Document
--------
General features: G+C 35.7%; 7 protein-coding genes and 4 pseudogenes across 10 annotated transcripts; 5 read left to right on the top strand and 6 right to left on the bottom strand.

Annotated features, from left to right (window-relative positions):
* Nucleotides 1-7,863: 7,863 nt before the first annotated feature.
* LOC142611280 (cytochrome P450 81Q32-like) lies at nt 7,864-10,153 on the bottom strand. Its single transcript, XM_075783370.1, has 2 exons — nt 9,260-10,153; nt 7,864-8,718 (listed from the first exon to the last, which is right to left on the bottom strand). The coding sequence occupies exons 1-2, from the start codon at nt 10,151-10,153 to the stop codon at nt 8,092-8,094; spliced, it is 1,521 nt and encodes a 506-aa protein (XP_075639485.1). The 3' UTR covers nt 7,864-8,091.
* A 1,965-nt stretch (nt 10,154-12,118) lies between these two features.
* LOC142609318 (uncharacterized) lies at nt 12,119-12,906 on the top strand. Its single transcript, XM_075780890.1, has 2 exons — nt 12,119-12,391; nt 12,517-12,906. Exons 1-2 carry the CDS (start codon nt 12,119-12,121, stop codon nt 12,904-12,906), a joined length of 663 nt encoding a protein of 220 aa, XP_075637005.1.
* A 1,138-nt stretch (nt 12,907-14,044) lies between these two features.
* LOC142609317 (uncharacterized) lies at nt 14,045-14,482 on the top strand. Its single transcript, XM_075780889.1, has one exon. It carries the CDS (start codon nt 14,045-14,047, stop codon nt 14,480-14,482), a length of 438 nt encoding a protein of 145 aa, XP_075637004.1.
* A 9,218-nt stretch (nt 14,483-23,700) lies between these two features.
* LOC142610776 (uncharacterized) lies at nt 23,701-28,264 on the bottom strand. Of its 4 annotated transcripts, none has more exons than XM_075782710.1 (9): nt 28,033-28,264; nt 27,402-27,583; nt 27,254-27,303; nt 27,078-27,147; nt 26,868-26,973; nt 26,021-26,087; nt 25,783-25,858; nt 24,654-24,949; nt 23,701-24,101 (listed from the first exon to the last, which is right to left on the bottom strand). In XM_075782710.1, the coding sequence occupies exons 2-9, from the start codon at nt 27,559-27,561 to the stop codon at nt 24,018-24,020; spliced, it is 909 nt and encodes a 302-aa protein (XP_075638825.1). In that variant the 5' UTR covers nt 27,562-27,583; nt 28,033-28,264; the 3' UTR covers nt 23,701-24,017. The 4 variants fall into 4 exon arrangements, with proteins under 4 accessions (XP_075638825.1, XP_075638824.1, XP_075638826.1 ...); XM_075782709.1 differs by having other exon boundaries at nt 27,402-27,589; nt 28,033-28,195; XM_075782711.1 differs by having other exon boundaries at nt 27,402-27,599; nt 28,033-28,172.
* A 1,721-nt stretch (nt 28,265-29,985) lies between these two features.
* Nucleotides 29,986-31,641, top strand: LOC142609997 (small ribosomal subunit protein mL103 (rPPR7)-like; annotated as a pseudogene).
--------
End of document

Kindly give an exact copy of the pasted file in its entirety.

General features: G+C 35.7%; 7 protein-coding genes and 4 pseudogenes across 10 annotated transcripts; 5 read left to right on the top strand and 6 right to left on the bottom strand.

Annotated features, from left to right (window-relative positions):
* Nucleotides 1-7,863: 7,863 nt before the first annotated feature.
* LOC142611280 (cytochrome P450 81Q32-like) lies at nt 7,864-10,153 on the bottom strand. Its single transcript, XM_075783370.1, has 2 exons — nt 9,260-10,153; nt 7,864-8,718 (listed from the first exon to the last, which is right to left on the bottom strand). The coding sequence occupies exons 1-2, from the start codon at nt 10,151-10,153 to the stop codon at nt 8,092-8,094; spliced, it is 1,521 nt and encodes a 506-aa protein (XP_075639485.1). The 3' UTR covers nt 7,864-8,091.
* A 1,965-nt stretch (nt 10,154-12,118) lies between these two features.
* LOC142609318 (uncharacterized) lies at nt 12,119-12,906 on the top strand. Its single transcript, XM_075780890.1, has 2 exons — nt 12,119-12,391; nt 12,517-12,906. Exons 1-2 carry the CDS (start codon nt 12,119-12,121, stop codon nt 12,904-12,906), a joined length of 663 nt encoding a protein of 220 aa, XP_075637005.1.
* A 1,138-nt stretch (nt 12,907-14,044) lies between these two features.
* LOC142609317 (uncharacterized) lies at nt 14,045-14,482 on the top strand. Its single transcript, XM_075780889.1, has one exon. It carries the CDS (start codon nt 14,045-14,047, stop codon nt 14,480-14,482), a length of 438 nt encoding a protein of 145 aa, XP_075637004.1.
* A 9,218-nt stretch (nt 14,483-23,700) lies between these two features.
* LOC142610776 (uncharacterized) lies at nt 23,701-28,264 on the bottom strand. Of its 4 annotated transcripts, none has more exons than XM_075782710.1 (9): nt 28,033-28,264; nt 27,402-27,583; nt 27,254-27,303; nt 27,078-27,147; nt 26,868-26,973; nt 26,021-26,087; nt 25,783-25,858; nt 24,654-24,949; nt 23,701-24,101 (listed from the first exon to the last, which is right to left on the bottom strand). In XM_075782710.1, the coding sequence occupies exons 2-9, from the start codon at nt 27,559-27,561 to the stop codon at nt 24,018-24,020; spliced, it is 909 nt and encodes a 302-aa protein (XP_075638825.1). In that variant the 5' UTR covers nt 27,562-27,583; nt 28,033-28,264; the 3' UTR covers nt 23,701-24,017. The 4 variants fall into 4 exon arrangements, with proteins under 4 accessions (XP_075638825.1, XP_075638824.1, XP_075638826.1 ...); XM_075782709.1 differs by having other exon boundaries at nt 27,402-27,589; nt 28,033-28,195; XM_075782711.1 differs by having other exon boundaries at nt 27,402-27,599; nt 28,033-28,172.
* A 1,721-nt stretch (nt 28,265-29,985) lies between these two features.
* Nucleotides 29,986-31,641, top strand: LOC142609997 (small ribosomal subunit protein mL103 (rPPR7)-like; annotated as a pseudogene).